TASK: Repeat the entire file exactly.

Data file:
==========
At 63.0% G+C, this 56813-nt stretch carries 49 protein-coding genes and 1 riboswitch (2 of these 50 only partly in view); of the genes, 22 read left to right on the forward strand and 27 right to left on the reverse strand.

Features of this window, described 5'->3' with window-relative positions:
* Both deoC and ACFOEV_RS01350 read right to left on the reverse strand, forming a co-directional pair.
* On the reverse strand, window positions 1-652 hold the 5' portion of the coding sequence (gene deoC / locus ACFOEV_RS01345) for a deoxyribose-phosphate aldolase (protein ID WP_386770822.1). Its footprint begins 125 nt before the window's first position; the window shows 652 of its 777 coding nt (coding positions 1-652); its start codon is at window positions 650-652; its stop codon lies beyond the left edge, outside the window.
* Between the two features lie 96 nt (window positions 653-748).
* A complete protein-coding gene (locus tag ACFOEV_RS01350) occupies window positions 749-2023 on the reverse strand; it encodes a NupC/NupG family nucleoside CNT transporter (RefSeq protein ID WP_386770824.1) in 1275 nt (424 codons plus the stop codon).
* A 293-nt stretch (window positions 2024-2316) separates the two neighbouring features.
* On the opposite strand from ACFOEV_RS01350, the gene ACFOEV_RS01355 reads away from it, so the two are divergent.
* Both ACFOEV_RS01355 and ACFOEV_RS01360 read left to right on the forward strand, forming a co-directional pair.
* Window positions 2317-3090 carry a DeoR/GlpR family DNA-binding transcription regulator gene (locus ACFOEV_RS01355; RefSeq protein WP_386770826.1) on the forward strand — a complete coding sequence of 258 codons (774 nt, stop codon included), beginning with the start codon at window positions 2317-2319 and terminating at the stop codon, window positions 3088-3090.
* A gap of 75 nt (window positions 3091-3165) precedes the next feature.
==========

At 63.0% G+C, this 56813-nt stretch carries 49 protein-coding genes and 1 riboswitch (2 of these 50 only partly in view); of the genes, 22 read left to right on the forward strand and 27 right to left on the reverse strand.

Features of this window, described 5'->3' with window-relative positions:
* Both deoC and ACFOEV_RS01350 read right to left on the reverse strand, forming a co-directional pair.
* On the reverse strand, window positions 1-652 hold the 5' portion of the coding sequence (gene deoC / locus ACFOEV_RS01345) for a deoxyribose-phosphate aldolase (protein ID WP_386770822.1). Its footprint begins 125 nt before the window's first position; the window shows 652 of its 777 coding nt (coding positions 1-652); its start codon is at window positions 650-652; its stop codon lies beyond the left edge, outside the window.
* Between the two features lie 96 nt (window positions 653-748).
* A complete protein-coding gene (locus tag ACFOEV_RS01350) occupies window positions 749-2023 on the reverse strand; it encodes a NupC/NupG family nucleoside CNT transporter (RefSeq protein ID WP_386770824.1) in 1275 nt (424 codons plus the stop codon).
* A 293-nt stretch (window positions 2024-2316) separates the two neighbouring features.
* On the opposite strand from ACFOEV_RS01350, the gene ACFOEV_RS01355 reads away from it, so the two are divergent.
* Both ACFOEV_RS01355 and ACFOEV_RS01360 read left to right on the forward strand, forming a co-directional pair.
* Window positions 2317-3090 carry a DeoR/GlpR family DNA-binding transcription regulator gene (locus ACFOEV_RS01355; RefSeq protein WP_386770826.1) on the forward strand — a complete coding sequence of 258 codons (774 nt, stop codon included), beginning with the start codon at window positions 2317-2319 and terminating at the stop codon, window positions 3088-3090.
* A gap of 75 nt (window positions 3091-3165) precedes the next feature.